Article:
Friday, April 29, 2011

Just a Few Minutes After You Ride

As cyclists, we love to ride. Some of us want to ride faster, some ride longer. Most of us would like to ride more often. It is very easy to focus on the riding part of cycling and ignore some other important pieces of overall fitness, flexibility and core strengthening. They do however have a direct correlation to your riding, in terms of speed, endurance and comfort. This short blog will focus on flexibility.

Cycling is a sport that inherently leads to tighter muscles, especially the hamstrings and hip flexors. Each pedal stroke the hamstrings are shortened and never fully extended. Similarly, the hip flexors go through the same process with each rotation. This is why those first strides of the triathlete are so awkward when they transition from the bikeIt. The hamstrings and hip flexors are tight after 100 miles of riding and suddenly the demands on those muscles is totally different. Running requires those muscles to fully extend with each stride.

But tight hamstrings and hip flexors effect a rider too. If your hamstrings are tight you will have more trouble maintaining a compact position down on the handlebars. Tight hamstrings also resist the extension of the leg by the quadriceps and thus decrease your power on the down stroke. Similarly tight hip flexors resist the power generated by your butt muscles.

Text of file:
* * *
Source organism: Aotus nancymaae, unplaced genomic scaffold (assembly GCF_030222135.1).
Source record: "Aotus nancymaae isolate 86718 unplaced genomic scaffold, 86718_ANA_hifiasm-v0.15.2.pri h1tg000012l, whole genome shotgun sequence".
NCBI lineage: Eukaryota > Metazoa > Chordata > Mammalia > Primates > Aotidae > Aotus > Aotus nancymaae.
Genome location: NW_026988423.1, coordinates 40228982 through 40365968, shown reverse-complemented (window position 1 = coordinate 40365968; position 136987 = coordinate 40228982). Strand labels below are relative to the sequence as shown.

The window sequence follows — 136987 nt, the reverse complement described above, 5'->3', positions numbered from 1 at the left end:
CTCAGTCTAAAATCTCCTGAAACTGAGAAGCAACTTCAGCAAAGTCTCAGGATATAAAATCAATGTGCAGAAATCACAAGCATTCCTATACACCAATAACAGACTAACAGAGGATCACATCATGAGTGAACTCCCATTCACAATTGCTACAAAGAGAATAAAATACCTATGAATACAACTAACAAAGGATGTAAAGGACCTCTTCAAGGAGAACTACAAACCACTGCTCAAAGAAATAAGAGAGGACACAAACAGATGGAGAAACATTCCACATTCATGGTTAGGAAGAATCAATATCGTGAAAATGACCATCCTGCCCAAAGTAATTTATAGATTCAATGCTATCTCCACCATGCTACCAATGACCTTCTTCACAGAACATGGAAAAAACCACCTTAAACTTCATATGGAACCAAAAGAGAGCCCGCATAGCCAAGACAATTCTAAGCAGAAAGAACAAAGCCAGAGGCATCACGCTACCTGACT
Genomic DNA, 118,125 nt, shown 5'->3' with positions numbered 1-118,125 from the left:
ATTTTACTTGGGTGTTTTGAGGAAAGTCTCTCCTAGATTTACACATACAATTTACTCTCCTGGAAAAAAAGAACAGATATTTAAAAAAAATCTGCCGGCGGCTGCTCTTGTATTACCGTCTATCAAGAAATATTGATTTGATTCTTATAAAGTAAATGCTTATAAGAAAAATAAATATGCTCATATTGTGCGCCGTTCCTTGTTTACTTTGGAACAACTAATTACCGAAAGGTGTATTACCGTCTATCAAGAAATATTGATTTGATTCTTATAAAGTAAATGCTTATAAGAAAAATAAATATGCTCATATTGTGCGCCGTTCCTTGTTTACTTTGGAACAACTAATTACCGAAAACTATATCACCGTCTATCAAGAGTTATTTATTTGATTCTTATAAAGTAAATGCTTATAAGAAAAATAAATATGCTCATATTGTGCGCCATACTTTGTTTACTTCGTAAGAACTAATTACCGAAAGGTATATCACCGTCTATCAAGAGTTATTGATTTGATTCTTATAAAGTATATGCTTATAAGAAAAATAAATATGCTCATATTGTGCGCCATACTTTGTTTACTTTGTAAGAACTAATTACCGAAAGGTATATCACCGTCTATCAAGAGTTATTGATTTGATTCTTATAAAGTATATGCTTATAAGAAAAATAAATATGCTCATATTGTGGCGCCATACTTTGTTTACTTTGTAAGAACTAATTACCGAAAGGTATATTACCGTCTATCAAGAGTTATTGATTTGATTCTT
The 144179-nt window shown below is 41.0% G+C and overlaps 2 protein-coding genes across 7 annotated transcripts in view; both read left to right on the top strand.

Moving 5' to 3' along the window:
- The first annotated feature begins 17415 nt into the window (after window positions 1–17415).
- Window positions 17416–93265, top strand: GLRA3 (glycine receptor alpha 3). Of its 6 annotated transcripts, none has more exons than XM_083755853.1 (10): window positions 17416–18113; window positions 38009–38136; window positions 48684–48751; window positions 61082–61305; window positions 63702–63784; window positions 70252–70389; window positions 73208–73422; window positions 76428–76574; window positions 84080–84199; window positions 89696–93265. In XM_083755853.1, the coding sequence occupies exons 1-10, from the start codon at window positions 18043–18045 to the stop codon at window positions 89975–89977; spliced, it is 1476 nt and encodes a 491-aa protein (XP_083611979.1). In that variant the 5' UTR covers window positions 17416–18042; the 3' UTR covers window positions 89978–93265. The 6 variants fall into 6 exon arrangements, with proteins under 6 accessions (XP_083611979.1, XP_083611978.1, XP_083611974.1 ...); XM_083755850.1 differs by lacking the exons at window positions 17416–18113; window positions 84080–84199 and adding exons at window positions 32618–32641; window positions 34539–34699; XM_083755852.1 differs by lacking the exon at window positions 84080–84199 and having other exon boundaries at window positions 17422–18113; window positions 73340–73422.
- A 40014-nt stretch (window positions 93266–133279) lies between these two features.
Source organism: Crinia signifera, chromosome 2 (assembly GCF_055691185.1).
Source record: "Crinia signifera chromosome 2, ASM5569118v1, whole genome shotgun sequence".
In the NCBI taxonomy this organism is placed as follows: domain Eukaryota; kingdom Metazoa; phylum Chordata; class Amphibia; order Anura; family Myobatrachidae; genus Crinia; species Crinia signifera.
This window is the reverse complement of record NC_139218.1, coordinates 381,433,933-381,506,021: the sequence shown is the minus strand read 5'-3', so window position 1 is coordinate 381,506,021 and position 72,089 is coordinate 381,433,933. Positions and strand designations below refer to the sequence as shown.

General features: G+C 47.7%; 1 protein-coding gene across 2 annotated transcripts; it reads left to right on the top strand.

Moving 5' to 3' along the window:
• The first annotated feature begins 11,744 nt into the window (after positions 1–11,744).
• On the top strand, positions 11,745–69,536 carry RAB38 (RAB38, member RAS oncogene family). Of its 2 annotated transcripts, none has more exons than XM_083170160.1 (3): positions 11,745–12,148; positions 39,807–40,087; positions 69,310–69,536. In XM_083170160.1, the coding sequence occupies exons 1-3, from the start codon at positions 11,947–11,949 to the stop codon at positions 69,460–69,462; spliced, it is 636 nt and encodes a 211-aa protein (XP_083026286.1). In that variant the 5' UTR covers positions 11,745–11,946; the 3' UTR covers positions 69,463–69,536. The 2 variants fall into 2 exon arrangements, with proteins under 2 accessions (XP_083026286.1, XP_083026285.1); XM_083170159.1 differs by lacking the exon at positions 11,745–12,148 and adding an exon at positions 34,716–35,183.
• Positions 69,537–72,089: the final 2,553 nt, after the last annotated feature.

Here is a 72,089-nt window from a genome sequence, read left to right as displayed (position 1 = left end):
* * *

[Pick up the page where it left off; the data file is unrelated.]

It is easy to stretch these muscles and it only takes a few minutes after your ride. 

You can look up stretching routines for these muscles on the internet or just about any training book. (Here is one I found:

Most trainers recommend holding the stretch for 10-15 seconds. You should not bounce in your stretches or push so hard it hurts because that might injure the muscle you are trying to stretch.  Done properly, the stretches should not hurt, but you should be able to feel a definite tension in the muscle you are working. Hip flexors (these get stretched with most quad stretches), hamstrings and for good measure throw in a back stretch and the calves. It will take less than 5 minutes.

Here is a link to some words about stretching by Andy Pruitt.

Dr. Bruce

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